Misfolding and aggregation of α-synuclein into toxic soluble oligomeric α-synuclein aggregates has been strongly correlated with the pathogenesis of Parkinson’s disease (PD). Here, we show that two different morphologically distinct oligomeric α-synuclein aggregates are present in human post-mortem PD brain tissue and are responsible for the bulk of α-synuclein induced toxicity in brain homogenates from PD samples. Two antibody fragments that selectively bind the different oligomeric α-synuclein variants block this α-synuclein induced toxicity and are useful tools to probe how various cell models replicate the α-synuclein aggregation pattern of human PD brain. Using these reagents, we show that mammalian cell type strongly influences α-synuclein aggregation, where neuronal cells best replicate the PD brain α-synuclein aggregation profile. Overexpression of α-synuclein in the different cell lines increased protein aggregation but did not alter the morphology of the oligomeric aggregates generated. Differentiation of the neuronal cells into a cholinergic-like or dopaminergic-like phenotype increased the levels of oligomeric α-synuclein where the aggregates were localized in cell neurites and cell bodies.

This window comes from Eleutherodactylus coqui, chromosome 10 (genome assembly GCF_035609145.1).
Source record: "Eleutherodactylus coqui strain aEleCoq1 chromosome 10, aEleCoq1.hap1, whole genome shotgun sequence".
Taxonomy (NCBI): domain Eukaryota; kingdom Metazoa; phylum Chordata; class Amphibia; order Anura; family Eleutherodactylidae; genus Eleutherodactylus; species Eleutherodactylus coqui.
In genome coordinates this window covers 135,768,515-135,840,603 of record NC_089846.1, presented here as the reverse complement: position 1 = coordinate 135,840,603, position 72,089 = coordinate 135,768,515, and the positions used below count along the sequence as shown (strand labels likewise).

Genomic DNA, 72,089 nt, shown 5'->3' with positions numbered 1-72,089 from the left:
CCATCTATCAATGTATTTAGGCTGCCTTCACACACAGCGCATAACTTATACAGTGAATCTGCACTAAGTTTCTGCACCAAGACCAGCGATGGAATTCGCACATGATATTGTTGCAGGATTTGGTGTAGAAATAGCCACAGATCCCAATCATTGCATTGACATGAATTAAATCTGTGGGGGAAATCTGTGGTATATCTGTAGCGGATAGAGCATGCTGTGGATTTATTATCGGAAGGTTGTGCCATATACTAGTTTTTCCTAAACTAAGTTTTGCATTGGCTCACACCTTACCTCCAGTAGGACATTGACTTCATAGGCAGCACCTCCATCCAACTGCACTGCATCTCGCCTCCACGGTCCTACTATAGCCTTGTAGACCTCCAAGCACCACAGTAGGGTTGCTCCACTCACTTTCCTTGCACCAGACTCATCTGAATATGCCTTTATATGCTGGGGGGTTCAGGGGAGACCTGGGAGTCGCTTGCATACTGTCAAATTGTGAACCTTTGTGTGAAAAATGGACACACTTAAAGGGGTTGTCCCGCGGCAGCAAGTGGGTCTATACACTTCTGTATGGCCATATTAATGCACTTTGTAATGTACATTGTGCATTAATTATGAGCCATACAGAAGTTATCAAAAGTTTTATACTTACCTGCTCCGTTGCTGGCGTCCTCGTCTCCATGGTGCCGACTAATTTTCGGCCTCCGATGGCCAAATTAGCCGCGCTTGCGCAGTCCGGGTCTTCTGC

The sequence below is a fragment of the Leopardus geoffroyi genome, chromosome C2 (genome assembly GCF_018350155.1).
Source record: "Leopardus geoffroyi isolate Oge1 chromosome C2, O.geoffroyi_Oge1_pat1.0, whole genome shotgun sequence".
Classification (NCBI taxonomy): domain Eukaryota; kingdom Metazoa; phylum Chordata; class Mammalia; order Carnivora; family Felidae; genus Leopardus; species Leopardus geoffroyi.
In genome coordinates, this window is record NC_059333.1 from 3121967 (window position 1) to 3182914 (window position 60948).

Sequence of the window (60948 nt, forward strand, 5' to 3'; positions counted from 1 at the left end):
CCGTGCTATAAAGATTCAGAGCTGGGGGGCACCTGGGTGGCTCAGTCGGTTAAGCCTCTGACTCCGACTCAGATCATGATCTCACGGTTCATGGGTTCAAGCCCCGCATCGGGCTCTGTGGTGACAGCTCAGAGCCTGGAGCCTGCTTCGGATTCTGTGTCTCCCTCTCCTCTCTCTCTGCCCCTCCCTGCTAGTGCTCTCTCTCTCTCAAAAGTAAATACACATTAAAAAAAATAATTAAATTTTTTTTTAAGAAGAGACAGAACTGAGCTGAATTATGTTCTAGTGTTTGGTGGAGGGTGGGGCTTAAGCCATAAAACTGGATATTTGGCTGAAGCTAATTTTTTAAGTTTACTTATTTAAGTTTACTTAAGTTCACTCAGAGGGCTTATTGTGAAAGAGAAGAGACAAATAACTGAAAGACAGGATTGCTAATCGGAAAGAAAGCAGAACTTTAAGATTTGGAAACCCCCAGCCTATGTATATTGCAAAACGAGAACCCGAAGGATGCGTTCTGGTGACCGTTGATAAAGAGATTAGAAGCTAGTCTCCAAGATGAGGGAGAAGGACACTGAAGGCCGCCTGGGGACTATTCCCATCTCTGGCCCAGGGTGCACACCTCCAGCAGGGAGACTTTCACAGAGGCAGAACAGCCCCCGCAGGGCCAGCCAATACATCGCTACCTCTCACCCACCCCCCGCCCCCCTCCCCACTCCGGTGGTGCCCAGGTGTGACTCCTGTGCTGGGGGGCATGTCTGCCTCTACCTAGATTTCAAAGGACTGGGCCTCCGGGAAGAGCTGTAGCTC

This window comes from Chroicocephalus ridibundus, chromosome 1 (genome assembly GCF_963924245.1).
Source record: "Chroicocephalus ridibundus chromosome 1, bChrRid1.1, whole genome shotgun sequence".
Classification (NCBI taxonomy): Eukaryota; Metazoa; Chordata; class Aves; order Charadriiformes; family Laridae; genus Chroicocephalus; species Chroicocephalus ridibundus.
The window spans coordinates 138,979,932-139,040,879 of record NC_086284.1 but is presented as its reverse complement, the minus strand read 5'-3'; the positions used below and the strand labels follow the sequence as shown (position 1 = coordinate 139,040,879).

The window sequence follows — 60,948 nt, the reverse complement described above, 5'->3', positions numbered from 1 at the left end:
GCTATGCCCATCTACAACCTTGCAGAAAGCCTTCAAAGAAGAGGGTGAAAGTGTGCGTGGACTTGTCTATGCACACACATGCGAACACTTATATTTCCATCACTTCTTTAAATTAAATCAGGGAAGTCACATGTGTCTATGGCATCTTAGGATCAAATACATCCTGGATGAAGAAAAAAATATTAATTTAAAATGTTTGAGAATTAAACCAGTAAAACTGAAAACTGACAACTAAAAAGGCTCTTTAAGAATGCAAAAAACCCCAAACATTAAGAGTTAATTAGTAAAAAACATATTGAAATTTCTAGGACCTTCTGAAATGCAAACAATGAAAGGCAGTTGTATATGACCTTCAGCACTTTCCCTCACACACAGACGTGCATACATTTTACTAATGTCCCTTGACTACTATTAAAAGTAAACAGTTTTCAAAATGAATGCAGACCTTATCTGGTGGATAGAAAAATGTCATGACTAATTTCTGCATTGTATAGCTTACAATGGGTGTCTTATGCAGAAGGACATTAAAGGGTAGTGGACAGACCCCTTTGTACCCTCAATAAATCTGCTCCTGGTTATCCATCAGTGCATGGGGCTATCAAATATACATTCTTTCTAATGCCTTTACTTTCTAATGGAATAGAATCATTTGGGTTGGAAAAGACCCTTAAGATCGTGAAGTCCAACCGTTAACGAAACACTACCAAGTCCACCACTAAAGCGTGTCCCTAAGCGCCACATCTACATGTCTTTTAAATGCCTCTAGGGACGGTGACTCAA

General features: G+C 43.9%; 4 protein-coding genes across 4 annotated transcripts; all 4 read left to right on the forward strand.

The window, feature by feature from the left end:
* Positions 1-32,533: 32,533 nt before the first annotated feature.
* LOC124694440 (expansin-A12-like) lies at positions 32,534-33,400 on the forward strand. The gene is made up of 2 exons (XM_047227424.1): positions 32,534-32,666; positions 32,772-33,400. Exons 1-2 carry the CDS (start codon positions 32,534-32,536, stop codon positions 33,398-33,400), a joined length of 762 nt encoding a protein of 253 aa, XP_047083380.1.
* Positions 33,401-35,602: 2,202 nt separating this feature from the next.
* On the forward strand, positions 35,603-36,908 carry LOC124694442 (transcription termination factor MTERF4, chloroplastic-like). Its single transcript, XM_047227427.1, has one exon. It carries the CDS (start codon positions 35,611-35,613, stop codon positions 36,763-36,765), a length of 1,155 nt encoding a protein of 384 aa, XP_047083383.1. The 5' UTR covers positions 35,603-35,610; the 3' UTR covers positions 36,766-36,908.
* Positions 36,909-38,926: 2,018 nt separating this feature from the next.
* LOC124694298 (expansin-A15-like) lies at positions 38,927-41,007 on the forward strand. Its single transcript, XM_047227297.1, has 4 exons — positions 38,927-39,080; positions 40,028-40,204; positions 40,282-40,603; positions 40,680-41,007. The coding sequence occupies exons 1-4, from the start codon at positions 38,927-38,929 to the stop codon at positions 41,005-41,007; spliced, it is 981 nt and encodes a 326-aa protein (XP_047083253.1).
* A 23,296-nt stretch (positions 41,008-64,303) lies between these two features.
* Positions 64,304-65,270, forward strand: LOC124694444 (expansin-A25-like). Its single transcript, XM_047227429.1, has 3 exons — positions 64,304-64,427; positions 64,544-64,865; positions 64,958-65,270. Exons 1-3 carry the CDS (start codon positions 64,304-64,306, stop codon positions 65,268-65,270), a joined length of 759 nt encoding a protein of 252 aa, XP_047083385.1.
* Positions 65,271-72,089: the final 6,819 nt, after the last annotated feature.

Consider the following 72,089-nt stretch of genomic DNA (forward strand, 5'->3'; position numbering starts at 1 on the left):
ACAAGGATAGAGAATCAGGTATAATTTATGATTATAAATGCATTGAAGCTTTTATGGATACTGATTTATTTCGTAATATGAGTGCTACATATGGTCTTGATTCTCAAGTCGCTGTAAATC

- Neuroblastoma cells (SH-SY5Y)
- Parkinson’s disease
- scFv antibody
ASJC Scopus subject areas
- Molecular Biology